Jonathan Keener talks about the heart of playing.
I am a pianist. One of the most difficult things about playing the wonderful instrument of the piano is the expectation that the performer play everything by memory. In recent years, some people have questioned this requirement, suggesting the “rule” that all solo piano performing be done without the score be loosened. New York Times music critic Anthony Tommasini once wrote, “What matters, or should matter, is the quality of the music making, not the means by which an artist renders a fine performance.” On the surface, I would agree. But after I first heard this quote, I began to think, maybe the means is part of the performance.
A few years ago I saw Menahem Pressler perform at James Madison University. It was a truly amazing performance in which he used a score. Years of mastery at the instrument were evident in Pressler’s wonderful performance, but I couldn’t help but feel a little disappointed that the music wasn’t played by memory. Maybe it’s because I always associate using a score with sight-reading and it’s only after I’ve mastered the piece that I no longer need to read the music. I feel, as a performer and an audience member, that performing by memory makes the music more personal. Maybe when I see a performer use a score I am made aware that the music is some kind of historical relic by a composer from the past. When no score is used, the music seems to “come alive,” making me more aware that the performer is active in the creative process.
I think performing, particularly by memory, is far more difficult than non-performers realize. It requires a mind of steel. After months of hours-a-day practicing, a performer presents his music to an often critical audience completely focused on the performance. After working so hard on the music, it’s hard not to tie self-worth to how a performance goes. When performing from memory, I’ve found that there is a mental balance that must be reached and maintained throughout the performance to keep it from falling apart. Too much nervousness results in a shaky performance, not enough nervousness means I am not focused and can have memory lapses. How to find that balance is difficult, and it isn’t always predictable. There’s no way to guarantee I’ll have that balance. Usually when I have that balance throughout a performance I feel completely immersed in the music and thoroughly enjoy myself. In these times I recognize that this is what God made me to do.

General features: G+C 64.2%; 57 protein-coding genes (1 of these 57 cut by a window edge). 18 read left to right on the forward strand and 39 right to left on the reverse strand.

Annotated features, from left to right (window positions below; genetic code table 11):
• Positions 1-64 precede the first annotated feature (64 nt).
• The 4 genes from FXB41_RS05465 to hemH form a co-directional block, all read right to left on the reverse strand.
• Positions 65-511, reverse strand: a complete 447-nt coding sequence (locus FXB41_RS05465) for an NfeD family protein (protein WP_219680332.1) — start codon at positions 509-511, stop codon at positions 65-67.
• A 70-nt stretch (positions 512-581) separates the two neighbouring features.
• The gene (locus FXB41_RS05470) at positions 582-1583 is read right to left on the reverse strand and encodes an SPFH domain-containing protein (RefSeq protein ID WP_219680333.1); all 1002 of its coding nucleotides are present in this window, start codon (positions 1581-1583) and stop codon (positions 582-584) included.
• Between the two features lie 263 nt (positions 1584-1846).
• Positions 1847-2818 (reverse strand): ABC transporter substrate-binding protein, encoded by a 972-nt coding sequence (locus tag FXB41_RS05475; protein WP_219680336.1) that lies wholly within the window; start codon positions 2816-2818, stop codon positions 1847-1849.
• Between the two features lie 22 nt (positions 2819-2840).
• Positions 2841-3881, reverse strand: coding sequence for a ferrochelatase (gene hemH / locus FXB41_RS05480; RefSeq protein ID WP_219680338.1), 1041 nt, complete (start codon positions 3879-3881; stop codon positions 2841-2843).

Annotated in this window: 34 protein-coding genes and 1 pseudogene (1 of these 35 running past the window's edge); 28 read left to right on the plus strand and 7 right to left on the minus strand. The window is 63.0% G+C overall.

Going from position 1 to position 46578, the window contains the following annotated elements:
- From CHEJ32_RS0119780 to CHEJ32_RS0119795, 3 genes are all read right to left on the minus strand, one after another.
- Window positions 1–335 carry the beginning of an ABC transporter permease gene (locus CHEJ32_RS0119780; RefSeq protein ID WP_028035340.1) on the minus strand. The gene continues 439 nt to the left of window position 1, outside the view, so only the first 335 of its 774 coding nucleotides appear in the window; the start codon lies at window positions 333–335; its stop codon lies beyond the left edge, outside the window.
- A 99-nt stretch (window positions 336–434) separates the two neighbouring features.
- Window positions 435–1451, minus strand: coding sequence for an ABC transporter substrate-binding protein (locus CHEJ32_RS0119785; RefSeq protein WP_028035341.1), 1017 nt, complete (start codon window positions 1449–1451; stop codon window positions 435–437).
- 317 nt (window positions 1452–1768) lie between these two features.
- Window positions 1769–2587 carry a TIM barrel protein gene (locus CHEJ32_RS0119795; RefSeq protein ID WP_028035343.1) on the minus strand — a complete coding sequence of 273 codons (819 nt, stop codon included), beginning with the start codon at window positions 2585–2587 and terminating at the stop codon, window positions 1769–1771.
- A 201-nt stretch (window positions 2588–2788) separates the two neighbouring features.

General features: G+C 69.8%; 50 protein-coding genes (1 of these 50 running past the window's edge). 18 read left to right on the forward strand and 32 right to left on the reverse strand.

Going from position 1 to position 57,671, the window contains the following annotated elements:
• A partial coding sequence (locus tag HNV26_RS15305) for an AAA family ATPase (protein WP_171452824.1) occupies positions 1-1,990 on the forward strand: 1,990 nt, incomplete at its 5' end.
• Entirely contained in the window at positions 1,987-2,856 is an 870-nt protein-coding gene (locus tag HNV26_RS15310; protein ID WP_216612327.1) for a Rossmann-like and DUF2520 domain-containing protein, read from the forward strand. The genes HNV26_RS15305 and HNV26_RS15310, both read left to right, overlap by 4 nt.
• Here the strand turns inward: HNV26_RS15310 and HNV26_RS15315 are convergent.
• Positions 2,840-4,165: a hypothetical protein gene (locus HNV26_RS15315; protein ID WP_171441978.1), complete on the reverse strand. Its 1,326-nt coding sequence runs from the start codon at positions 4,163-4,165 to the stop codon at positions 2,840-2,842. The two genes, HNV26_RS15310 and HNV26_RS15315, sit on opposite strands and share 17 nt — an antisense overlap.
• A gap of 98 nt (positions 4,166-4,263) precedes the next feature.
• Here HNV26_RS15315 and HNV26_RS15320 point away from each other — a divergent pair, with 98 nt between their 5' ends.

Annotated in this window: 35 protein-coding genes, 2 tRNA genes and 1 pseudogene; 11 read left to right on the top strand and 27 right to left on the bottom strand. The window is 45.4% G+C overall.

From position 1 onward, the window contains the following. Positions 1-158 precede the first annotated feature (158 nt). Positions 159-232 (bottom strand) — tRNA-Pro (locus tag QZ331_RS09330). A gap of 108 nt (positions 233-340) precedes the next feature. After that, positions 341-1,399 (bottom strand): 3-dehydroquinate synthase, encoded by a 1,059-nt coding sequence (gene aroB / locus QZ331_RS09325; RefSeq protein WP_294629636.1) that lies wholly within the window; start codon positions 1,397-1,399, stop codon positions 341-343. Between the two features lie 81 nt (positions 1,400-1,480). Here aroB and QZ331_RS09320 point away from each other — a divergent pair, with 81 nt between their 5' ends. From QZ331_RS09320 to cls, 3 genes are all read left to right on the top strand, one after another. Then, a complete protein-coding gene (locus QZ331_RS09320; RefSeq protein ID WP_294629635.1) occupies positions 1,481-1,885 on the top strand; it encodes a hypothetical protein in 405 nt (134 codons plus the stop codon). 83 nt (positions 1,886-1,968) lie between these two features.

Another way to think about this is to see the performer as an actor. I am terrible at acting, but I find that when I perform the piano, I’m in many ways like an actor. I don’t consider myself an overly emotional person, but when I perform I am called to convey emotions that I may not be feeling on that given day. Performances that really reach the heart of audiences are those where a performer “bares his soul” and holds nothing back. I feel this is much more difficult to do if there were a score in front of me. Some people have pointed out that it used to be considered the height of arrogance to play music by other composers without a score. It would almost suggest that the performer composed the music himself. But when I perform I want to feel like I am taking part in the creative process with the composer. I need to be fully convinced that my interpretation is far better than any other performance of the piece, that I’m playing it just the way the composer would have wanted it. That’s what can make the music of old, dead composers come alive today.
Part of me yearns for a world where performing by memory isn’t expected. I definitely could learn pieces much faster and they would be “ready for performance” much quicker. But wouldn’t that allow for more performances of music without the musicians really knowing the music backward and forward? Maybe there’s something to the phrase “knowing the music by heart.” When we understand a piece so well that we can perform it by memory, it suggests we have an intimate relationship with the piece: that I can see beyond the notes. And this, I would suggest, is what the audience wants to see: not a skilled technician who can play all the right notes, but an artist who truly understands, or at least attempts to fully understand, the intended meaning behind the notes. This is true music-making.